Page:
LMM 2017: More Than Just Music!

    Written by: Momina Mindeel - Posted on: March 13, 2017 | Post your comment here Comments | 中文 (Chinese)

    Google Translation: اُردو | 中文

    Lahore Music Meet 2017 (source: LMM Facebook page) - Lahore Music Meet 2017

    Lahore Music Meet 2017 (source: LMM Facebook page)

    Adorned with vibrant jhandiyan, the Alhamra Arts Council exuberantly hosted the third edition of the Lahore Music Meet (LMM) this past weekend. Given the vulnerable security situation in the country, getting inside the complex was a challenge. We had to stand in a long line for no less than thirty minutes before being allowed to enter Alhamra’s premises. However, once inside, the lively atmosphere filled with musicians and large groups of music enthusiasts made us forget all our troubles.

    Throughout the two days of the event, Hall 2 reverberated with the fusion of musical instruments. Initially, these performances were supposed to be held in the central lawn. However, due to security concerns, they had to be shifted indoors. Unlike last year, food stalls were unfortunately very limited, and the only stall that survived in the face of security threats was set up inside the entrance of Hall 1.

    Lahore Music Meet (LMM 2017): Momina Mustehsan and Uzair Jaswal

    Momina Mustehsan and Uzair Jaswal (photo by Shahbaz Aslam)

    The highlights of day one included Momina Mustehsan and Uzair Jawal’s session, ‘Growing Pains’, Omran Shafique’s ‘When Not to Play the Guitar’ and ‘Ali Azmat de naal Gallan’. Momina and Uzair talked about the downsides of being in the industry, and touched upon topics such as cyber bullying and other challenges that come with stardom. Omran Shafique’s light-hearted talk made the audience fall in love with him all over again. It almost felt like Coke Studio was back with a more personalized version where we, the listeners, had a chance to freely interact with the artists. At the end of his talk, Omran played guitar for his audience, and every soul in the hall swayed to his wonderful symphonies. Ali Azmat talked in his quintessentially Lahori yet adorably relatable accent, and elaborated on how there’s no driving force behind his musical compositions. He told the audience that he simply loves making music, and even today, at the age of 47, keeps learning new things about the process. Ali Azmat is currently running a guitar school that is one of its kind in the country. Fariha Ali shed some light on this topic as well, as part of her session ‘Talking TV’ with the vivacious Neini Rafi. Fariha expressed her view that it was about time we reconnected with the actual roots of music, and the guitar school aimed at doing exactly that.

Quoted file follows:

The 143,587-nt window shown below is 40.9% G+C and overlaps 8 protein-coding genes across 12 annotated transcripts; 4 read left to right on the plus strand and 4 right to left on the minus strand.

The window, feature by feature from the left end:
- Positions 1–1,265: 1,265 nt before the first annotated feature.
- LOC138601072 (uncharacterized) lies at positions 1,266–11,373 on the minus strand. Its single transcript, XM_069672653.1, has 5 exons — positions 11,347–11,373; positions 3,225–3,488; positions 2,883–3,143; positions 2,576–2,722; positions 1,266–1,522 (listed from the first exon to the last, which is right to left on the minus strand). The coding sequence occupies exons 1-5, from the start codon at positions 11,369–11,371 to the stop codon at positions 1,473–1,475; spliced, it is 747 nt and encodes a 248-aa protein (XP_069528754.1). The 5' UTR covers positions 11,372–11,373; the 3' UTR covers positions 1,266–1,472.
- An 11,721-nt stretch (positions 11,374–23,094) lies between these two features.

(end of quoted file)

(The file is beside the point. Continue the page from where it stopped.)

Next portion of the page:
Lahore Music Meet (LMM 2017): Ali Azmat with LMM Co-Founder Natasha Noorani

    Ali Azmat with LMM Co-Founder Natasha Noorani (source: Dawn Images)

    The outdoor performances on both days – which were later shifted to Hall 2 – featured a number of budding musicians from all over Pakistan, selected through a rigorous process. The performers included Wooly and The Uke, Ehl-e-Rock, Wisdom Salad, Keeray Makoray, Janoobi Khargosh, TMPST, Shorbanoor, Patari Tabeer, Hathi, Sakin and Noah’s Heark, among others. One could enter Hall 2 in between talks, and would always find it filled to the brim with performers keeping the audience hooked to their seats.

    The Patari Tabeer artists formed the highlight of day 2. The talk by Ahmer Naqvi featuring Lyari Underground and Abid Brohi, coupled with their energetic performance in Hall 2, made the day all the more eventful. Meesha Shafi’s talk, simple titled ‘MADE’, elaborated on the struggles that she had to overcome in the Pakistani music industry. It was a delightful conversation that served as a motivator for aspiring musical artists. A number of sessions had to be reshuffled on day 2, causing inconvenience for incoming people. Nevertheless, this was compensated by Ali Suhail and Javed Bashir’s enlivening performances at the end of both days.

    Lahore Music Meet (LMM 2017): Patari Tabir's enlivening performance

    Patari Tabir's uplifting performance (source: The Nation)

    In addition to the performances and panel discussions, the festival also hosted an audiovisual exhibition called Rang Sazi, which displayed remarkable work by a number of contemporary visual artists. Most of the contributing artists explored and interpreted music not only as a subject, but as a crucial element of our existence and our collective identities.

    Lahore Music Meet (LMM 2017): 'Rang Sazi', an audiovisual exhibition

    'Rang Sazi', an audiovisual exhibition

    All in all, this year’s Lahore Music Meet saw many improvements over the last two editions, despite the absence of food stalls and the delay in starting some of the sessions. LMM is a brilliant initiative that needs to be encouraged as much as possible, so that it flourishes in the years to come and achieves its goal of reviving the remarkably talented music industry of Pakistan.



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